The LeapPad apparently makes no effort to verify the region of the cartridge and book placed in the unit- a North American Read and Write LeapPad has been tested on a British version of the Tad Goes Shopping title and the device functioned correctly with the British cartridge and book. This does not guarantee that the LeapPad will function correctly for all the titles, however, and in some cases, the software on the cartridge may attempt to load a sound sample that is stored on the LeapPad itself, resulting in problems ranging from missing sounds to abnormal behavior (i.e. mismatched speech samples and sudden changes in speech accent). In fact, LeapPad titles that were released during the launch of the system in 1999 may not be compatible on newer LeapPads from the same region as well (tested with a first-generation copy of Leap's Friends From A to Z with a Read and Write LeapPad, which exhibited missing sound samples).

Competition and Comparisons[edit]

The popularity of the LeapPad spawned a few competitions, most notably with Mattel who launched the Fisher-Price PowerTouch Learning System in 2003,[2] and later with the Power Touch Baby. The PowerTouch learning system was far more advanced than the LeapPad in many ways, requiring no stylus to operate as it uses a touch-sensitive area, and even the ability to detect page changes automatically via a set of infrared sensors on the top of the device(which also imposed a limitation on how many pages a book for the system can offer). However, despite the improvements and backing from popular brands like Nelvana and Scholastic, the PowerTouch did not catch on with the public as widely as the LeapPad did although it does have its share of followers.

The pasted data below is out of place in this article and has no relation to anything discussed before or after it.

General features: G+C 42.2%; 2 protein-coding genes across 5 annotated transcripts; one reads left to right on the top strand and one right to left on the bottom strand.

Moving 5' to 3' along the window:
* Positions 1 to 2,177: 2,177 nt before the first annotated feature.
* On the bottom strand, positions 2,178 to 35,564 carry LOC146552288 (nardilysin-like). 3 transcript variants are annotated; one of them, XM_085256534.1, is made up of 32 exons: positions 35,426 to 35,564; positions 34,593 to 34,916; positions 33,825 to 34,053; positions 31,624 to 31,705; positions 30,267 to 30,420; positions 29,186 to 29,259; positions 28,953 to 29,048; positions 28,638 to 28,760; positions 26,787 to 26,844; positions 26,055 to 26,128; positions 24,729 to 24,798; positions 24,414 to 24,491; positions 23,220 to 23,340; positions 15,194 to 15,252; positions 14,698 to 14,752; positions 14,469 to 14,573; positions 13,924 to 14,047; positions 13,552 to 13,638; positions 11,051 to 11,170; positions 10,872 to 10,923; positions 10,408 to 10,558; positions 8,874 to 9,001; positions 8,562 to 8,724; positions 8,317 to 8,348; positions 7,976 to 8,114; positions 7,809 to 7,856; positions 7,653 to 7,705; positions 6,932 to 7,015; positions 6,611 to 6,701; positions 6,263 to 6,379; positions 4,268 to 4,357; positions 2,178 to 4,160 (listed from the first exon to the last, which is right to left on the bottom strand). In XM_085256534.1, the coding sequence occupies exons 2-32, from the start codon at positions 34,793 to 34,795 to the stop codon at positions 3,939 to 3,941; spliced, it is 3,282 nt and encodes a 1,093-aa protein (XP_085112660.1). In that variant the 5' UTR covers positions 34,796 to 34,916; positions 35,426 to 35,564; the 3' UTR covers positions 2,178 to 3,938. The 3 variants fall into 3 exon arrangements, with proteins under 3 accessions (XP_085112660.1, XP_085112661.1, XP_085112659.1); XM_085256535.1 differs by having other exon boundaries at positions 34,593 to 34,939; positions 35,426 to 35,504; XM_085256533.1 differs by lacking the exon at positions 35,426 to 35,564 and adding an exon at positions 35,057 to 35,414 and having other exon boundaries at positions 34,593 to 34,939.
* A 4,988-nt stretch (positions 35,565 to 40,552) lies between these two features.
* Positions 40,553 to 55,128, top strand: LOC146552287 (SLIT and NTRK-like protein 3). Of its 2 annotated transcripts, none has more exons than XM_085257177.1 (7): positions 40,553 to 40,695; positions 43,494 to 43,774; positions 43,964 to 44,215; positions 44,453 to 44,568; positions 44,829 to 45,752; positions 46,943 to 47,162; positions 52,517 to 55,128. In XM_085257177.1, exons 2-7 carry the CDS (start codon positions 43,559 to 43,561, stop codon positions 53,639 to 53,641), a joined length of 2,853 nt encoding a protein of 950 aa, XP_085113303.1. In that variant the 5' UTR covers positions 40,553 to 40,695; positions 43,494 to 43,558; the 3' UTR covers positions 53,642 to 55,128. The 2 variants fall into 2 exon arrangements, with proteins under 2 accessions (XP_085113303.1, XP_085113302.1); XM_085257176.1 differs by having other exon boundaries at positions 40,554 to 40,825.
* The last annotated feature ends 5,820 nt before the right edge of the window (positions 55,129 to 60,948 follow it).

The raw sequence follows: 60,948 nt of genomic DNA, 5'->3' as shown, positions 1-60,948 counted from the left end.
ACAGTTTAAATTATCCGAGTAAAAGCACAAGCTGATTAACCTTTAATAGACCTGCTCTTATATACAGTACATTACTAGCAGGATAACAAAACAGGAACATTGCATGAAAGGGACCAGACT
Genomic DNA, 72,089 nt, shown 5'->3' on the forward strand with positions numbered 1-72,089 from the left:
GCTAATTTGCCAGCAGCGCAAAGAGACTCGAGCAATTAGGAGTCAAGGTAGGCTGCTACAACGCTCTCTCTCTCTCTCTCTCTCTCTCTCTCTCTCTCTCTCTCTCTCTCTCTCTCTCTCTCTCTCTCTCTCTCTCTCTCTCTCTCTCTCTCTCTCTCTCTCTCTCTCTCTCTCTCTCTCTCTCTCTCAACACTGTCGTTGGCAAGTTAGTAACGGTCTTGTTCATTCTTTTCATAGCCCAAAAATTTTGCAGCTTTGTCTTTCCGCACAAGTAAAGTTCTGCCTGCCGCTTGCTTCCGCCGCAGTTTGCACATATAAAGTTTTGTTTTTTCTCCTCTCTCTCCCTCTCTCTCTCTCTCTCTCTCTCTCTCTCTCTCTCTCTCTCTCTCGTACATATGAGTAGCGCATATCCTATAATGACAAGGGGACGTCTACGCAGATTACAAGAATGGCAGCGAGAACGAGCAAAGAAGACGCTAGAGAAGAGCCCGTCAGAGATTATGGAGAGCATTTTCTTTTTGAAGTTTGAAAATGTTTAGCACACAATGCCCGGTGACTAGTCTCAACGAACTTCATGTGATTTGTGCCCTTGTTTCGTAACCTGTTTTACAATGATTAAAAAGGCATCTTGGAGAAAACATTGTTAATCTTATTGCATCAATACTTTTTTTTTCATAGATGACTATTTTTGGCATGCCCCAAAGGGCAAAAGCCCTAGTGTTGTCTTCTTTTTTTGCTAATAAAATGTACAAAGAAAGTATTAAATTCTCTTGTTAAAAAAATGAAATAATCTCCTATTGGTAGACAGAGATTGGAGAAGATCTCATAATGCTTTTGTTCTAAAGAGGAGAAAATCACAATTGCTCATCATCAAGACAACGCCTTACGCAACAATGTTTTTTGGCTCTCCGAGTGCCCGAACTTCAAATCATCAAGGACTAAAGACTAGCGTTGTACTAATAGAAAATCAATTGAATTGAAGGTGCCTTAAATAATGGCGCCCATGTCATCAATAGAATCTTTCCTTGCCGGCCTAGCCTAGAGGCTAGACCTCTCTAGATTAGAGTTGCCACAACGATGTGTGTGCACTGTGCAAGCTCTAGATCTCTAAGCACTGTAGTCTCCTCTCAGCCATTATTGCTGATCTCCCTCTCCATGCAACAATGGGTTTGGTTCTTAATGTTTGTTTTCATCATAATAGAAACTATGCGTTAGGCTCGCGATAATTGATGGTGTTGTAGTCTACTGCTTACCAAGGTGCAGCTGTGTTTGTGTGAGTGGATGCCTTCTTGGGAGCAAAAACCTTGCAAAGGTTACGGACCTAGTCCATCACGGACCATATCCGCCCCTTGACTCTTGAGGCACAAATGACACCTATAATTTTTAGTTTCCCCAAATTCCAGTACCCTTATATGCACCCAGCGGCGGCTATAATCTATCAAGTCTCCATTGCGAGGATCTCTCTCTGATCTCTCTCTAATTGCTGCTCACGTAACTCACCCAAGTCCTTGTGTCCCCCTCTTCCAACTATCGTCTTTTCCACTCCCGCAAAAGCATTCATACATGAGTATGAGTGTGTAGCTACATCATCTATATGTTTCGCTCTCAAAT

The LeapPad also faced competition from publisher Publications International Inc, whose specialty included electronic children books with sound modules. The ActivePoint and Magic Wand titles operated on a similar principle to the LeapPad.[3][4] However the system faced limitations in that the book itself is bound to the reader and stylus and thus cannot be interchanged. Publications International later introduced the Story Reader and My First Story Reader system, which is more limited in function in that it will only read the story as the user turns the page, and features less interactive features: The Story Reader completely lacks any interactive functions, while the My First Story Reader only has simple quizzes answered through the use of three buttons at the bottom of the device. However, due to the lower cost of the system, Publications International's offering remained competitive with the LeapPad.

Awards[edit]

LeapPad won the Toy of the Year[disambiguation needed] award from the Toy Manufacturers of America.[5] In 2001, LeapFrog's LeapPad won the first-ever People Choice Toy of the Year Award, sponsored by the Toy Industry Association.

LeapFrog won the Platinum Award for LeapPad(TM) from the Oppenheim Toy Portfolio in September 2011.[6]

Book Learning[edit]

References[edit]

  1. ^ US patent 5686705, Mark Flowers, Los Gatos, CA, "Surface position location system and method", issued 2007-10-16, assigned to LeapFrog Enterprises, Inc. 
  2. ^ Fisher-Price PowerTouch site, accessed April 6 2009
  3. ^ Magic Wand Book
  4. ^ ActivePOINT
  5. ^ McHugh, Josh (November 2005). "LeapFrog's Wild Ride". Wired magazine (Condé Nast Publications). Retrieved 2006-07-12. 
  6. ^ Marketwatch, accessed Dec 6 2011